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Business oversight or IT security: Where should we put our resources?

by Scott Priest, Managing Editor

October 5, 2011

The ERP world spends the majority of its energy these days talking about mobility, cloud computing, and in-memory computing. Similarly, you see the same sorts of stories day in and day out in the regular news. The recurring theme: job creation. So it was no surprise to see in yesterday's Wall Street Journal an opinion piece that offered two ways to create jobs. What was a surprise was one of the areas that Bob Greifeld focused his argument:

"First, we need to consider revising the 2002 Sarbanes-Oxley accounting-reform law -- specifically Section 404, which requires costly external audits in addition to the traditional audits of a company's financial statements. Sarbox is the most visible sign of overregulation in this country, and the primary excuse for foreign companies to forgo a U.S. public listing.

In 2010, Congress took a first step by exempting companies with a total market capitalization of less than $75 million from the requirements of Sarbox 404. Expanding this exemption to include companies with a market cap of up to $700 million will significantly reduce the costs of going public for many firms. In addition, making the 404 audit a biennial event for those companies who receive a clean bill of health will reduce the costs of larger companies without depriving investors of the assurances pr ovided by 404."

Sarbanes-Oxley, of course, made an impact on the SAP (and wider ERP) community. In some ways, it was a driver for SAP to build out its GRC portfolio; at the very least, it increased reporting and auditing needs. I'm so used to hearing people complain about how they have to deal with it in their systems that I forget that it's something you could potentially do without entirely. 

Norman Marks mentioned Sarbanes-Oxley in one of his recent blog posts (which are required reading) as a sticking point for one of his former employers:

A global manufacturer of hard drives with a single instance of SAP’s ERP. However, all other applications were integrated with custom software and great reliance was placed on spreadsheets. We had a material weakness for SOX when an interface from the ERP into a SAS application to calculate the warranty reserve (the largest number on the balance sheet) was not updated to reflect a product reorganization.

Of course, many of you out there have experienced similar issues. Whether it's merely increased auditing costs, or employee time spent reporting the correct information, or testing the connections of various systems that need to speak with each other, there are clear effects on the business procedures in the ERP world as a result of Sarbanes-Oxley.

We've seen the unregulated (or underregulated) world, and it's not pretty either. Greifeld argues that removing (or at least pulling back) Sarbanes-Oxley would allow companies to breath a little more -- and also further invest into their own businesses in the form of jobs. We saw in the 2008 recession that there isn't always a 1:1 relationship with this sort of thin g -- you can give companies money, but you can't always tell exactly what they're going to do with it. What if they kick out dividends? What if they spend it on research and development projects at existing buildings, with existing employees? Would it still be valuable to repeal it if the unemployment number didn't move?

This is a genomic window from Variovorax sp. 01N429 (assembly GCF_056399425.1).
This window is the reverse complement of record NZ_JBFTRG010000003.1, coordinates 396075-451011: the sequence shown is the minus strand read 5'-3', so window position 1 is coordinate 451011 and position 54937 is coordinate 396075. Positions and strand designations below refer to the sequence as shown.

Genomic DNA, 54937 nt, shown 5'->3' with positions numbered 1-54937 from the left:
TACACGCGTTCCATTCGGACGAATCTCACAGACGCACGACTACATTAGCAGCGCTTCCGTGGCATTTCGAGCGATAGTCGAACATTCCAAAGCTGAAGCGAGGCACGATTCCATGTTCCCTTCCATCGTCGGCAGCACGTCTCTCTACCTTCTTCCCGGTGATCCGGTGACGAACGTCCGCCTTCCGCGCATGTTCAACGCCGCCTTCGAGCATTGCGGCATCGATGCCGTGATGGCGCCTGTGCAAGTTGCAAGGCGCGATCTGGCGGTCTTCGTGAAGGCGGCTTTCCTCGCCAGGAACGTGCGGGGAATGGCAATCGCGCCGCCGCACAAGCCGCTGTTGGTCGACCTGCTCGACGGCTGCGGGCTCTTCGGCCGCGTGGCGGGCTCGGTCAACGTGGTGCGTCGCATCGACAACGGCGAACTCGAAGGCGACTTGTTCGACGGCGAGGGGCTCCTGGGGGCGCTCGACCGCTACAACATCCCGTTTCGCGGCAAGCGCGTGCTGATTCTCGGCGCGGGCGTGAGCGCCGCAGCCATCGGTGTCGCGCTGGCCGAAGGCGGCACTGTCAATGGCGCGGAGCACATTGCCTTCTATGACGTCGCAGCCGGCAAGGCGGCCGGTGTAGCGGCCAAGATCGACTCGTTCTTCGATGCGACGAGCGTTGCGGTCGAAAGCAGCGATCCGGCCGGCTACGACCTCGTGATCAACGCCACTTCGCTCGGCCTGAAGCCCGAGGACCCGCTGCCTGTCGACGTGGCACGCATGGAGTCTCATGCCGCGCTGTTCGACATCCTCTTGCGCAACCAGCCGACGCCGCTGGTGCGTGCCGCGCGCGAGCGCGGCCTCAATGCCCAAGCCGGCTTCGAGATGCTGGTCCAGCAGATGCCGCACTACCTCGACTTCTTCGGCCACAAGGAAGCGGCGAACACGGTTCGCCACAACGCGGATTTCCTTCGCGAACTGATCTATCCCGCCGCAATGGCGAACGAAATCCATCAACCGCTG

Maybe it's unrelated entirely, but I know one area I'd like to see invested in more, whether it's resources diverted from Sarbanes-Oxley or elsewhere: IT security. In that same blog post, Norman talks about the dangers of systems that are so sprawling and disparate, but he talks mostly in a reporting and business-driving standpoint. Seemingly every day I read stories like this one in InformationWeek, and they never get any less scary to me:

Out of the last 50 forensic investigations that information security company Mandiant has conducted, 48 of the businesses involved didn't know they'd been breached until informed by law enforcement agencies, Mandiant CEO Kevin Mandia told the House Intelligence Committee on Tuesday.

How could so many businesses not know when they'd been hacked? According to Mandia, advanced attacks--once reserved for use against government agencies--are now being used with greater frequency against businesses. Attackers have also become expert at using malware to compromise legitimate networks, then using them to launch botnet-driven attacks against other targets.

Forty-eight out of 50 is a pretty whopping percentage. Our mobile culture and connectedness to devices and the Internet is only accelerating. No one wants their personal data stolen, but what about businesses? If hackers are getting better at getting information out of businesses -- and can do so without businesses even knowing for a time -- what kind of damage could they do? I don't really want to think about what a well-organized attack on major companies could do. But I can imagine that things could happen now that we are not at all prepared for.

Before we get to that, I'd like to see more investment in IT security. It's like any other battle between lawbreakers and the law (use whatever example you'd like -- steroid users in baseball vs. the testers; terrorists vs. governments, etc.). Hackers will always be ahead of those who put up security, and as long as we are as interconnected as we are, there is going to be risk. But that doesn't mean we can't improve the technological components to at least making hacking more difficult -- and at least figure out a way for more than 4% of companies to know they've been hacked in the first place.

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